39. Explain When did you build the prototype?

Summer holidays, 1978. Then I went home and drew circuit boards on the dining room table (and floor!) and wrote the manual. All by hand, of course.

Christmas 1978 I must have written System BASIC.

40. What is the Acorn System 1?

Packing them in boxes (upstairs at 4a Market Hill): the whole company would stand around tables (a production square) and put in the right components (me, Hermann, Hermann?s then fianc? Stephen, Chris). We all did pretty much anything: I ended up as Hermann?s secretary before we could afford one!

There used to be problems with answering the phone: one chap would ring up and say ?I have got an Acorn, it does not work? often enough for it to become a legend. We got very tired of kits ? the highlight being a guy who assembled his Atom with glue because he knew that heat (solder) would damage them ? so that coloured the BBC machine a lot.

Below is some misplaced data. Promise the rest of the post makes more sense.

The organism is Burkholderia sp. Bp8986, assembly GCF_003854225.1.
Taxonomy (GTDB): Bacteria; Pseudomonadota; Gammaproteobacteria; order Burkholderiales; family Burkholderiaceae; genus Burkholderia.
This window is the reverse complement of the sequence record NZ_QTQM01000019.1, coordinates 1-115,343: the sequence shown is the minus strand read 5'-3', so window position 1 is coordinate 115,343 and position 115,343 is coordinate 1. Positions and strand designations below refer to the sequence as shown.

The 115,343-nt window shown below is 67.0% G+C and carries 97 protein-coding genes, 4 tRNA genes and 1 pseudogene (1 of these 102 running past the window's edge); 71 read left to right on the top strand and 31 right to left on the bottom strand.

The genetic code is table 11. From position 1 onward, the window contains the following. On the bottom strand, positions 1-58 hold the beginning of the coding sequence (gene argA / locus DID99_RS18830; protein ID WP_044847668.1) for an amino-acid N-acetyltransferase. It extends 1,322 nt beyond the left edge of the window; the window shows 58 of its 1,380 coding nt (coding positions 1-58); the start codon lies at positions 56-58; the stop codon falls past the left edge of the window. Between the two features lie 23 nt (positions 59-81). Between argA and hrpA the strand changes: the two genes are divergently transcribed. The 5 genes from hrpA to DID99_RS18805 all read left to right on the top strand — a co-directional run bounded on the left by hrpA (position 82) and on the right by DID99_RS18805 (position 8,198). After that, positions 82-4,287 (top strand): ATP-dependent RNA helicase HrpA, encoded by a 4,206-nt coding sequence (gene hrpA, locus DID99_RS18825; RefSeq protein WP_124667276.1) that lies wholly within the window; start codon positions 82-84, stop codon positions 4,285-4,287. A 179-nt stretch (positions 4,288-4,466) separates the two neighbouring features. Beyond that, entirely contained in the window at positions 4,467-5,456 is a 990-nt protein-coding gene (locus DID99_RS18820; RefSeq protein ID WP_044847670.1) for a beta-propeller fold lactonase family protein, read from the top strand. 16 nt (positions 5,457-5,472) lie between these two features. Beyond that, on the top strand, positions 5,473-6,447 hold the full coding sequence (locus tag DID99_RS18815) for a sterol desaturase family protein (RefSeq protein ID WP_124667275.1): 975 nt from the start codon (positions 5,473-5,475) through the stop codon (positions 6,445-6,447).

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41. Explain When was the last Acorn System x shipped?

We designed the BBC machine using System 3s (I did a lot of character design work with a prototype System 80 column video card) and still had System 4/5 stuff going on in 1982 perhaps then.